Preparing for Retirement: Estate Planning
This article is the third of a three-part series on planning for retirement. The first article discussed “Are you Ready” for retirement. The second article, “Making it Last”, discussed maximizing the value of your retirement assets to provide for the retirement you hope to have. Here we will discuss some of the basics of estate planning, including basic estate planning documents, creating a legacy during your lifetime or upon your passing, and maximizing your estate.
Let’s first go over some basic estate planning documents that everyone should have in place. These are not necessarily for your benefit but are to help grieving loved ones understand your intentions and simplify decisions that they may need to make on your behalf.
- A Will details where you want your estate’s assets to go (after debts and taxes are paid) and who is going to oversee the execution of the will. Assets covered by a will may go through probate.
- A Durable Power of Attorney allows someone else, called the attorney-in-fact, to handle your financial affairs when you are not able to do so. This will avoid a court-ordered conservatorship.
- A Health Care Power of Attorney designates who can act as a patient advocate and who makes medical decisions on your behalf.
- A Living Will articulates your wishes about artificial life support.
- A Revocable Living Trust effectively serves as a will, but if funded properly can avoid probate and streamline the estate settlement process.
The titling of an account, such as Joint Tenancy with Rights of Survivorship (JTWROS) and Transfer on Death (TOD), can also be used to simplify the settlement of your estate. This can ease the burden on family and loved ones.
Defining Your Legacy
Though it is a very personal decision, choosing who you want to benefit from your legacy may be difficult. You may prefer to leave your entire estate to your children and family. You may feel that you worked hard and they should too. You may prefer to leave them a portion or none of your estate. You may wish to leave a significant portion of your estate to charities. There is no right or wrong answer on what you want your legacy to be, but we encourage you to think it through and make a conscious decision.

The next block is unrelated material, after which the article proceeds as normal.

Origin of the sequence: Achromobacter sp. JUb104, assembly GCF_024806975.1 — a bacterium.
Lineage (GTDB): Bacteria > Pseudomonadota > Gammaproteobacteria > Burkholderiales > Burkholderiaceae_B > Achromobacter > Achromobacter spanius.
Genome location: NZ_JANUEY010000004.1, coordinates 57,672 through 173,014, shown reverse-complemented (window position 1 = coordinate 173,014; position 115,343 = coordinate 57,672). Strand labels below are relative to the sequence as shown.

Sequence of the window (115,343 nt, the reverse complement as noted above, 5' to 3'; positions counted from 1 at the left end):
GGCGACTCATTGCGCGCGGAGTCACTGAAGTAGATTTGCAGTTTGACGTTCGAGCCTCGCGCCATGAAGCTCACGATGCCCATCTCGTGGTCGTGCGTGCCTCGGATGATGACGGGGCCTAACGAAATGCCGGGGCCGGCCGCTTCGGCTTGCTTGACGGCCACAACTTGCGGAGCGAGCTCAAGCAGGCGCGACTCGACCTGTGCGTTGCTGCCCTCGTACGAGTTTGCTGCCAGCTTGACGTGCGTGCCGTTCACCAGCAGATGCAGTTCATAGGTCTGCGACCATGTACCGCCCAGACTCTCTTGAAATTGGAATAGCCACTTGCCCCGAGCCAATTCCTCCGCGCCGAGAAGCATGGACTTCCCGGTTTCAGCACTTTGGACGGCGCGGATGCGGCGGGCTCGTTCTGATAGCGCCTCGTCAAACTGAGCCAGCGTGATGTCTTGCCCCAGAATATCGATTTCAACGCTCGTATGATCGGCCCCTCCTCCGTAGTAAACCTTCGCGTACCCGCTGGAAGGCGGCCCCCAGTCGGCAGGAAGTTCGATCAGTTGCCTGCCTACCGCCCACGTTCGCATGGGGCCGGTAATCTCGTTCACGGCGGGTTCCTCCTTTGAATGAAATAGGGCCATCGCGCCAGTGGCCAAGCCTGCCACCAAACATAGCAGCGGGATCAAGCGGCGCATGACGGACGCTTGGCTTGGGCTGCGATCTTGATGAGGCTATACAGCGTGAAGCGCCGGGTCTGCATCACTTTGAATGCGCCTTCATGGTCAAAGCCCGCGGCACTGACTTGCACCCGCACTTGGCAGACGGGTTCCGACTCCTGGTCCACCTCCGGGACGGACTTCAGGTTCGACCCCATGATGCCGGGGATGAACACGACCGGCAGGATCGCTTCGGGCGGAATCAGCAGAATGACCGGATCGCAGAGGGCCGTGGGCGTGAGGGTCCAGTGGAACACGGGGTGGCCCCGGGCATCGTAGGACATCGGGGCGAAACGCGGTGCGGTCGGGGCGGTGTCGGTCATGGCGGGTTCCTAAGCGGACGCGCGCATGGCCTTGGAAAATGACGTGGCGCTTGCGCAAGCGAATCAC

If you are comfortably retired, you may have the ability to pass on a portion of your wealth during your lifetime. This may include helping grandchildren with educational expenses, giving significant gifts to charities that are important to you, or gifting to friends and family. Lifetime giving can allow you to see the impact of your legacy and potentially reduce estate taxes.
Maximizing Your Legacy
Once you have defined your legacy, make sure you are maximizing it. More and more families and individuals are being subjected to the estate tax at the federal level and even in some states. The federal estate exemption is constantly under review and is scheduled to be cut in half in 2026, to approximately $6,000,000. In states with inheritance taxes, the exemption is as low as $1,000,000. In addition, income taxes on inherited IRAs can further reduce the legacy you intend to leave. The impact of these taxes can be minimized through thoughtful tax planning during your lifetime, gifting, and using advanced estate planning techniques.
If you would like to have a conversation about planning for your retirement and legacy, please call your JMG advisor. The contents of this article may or may not be directly applicable to your situation. In either case, we encourage you to pass this along to someone who may find it helpful.
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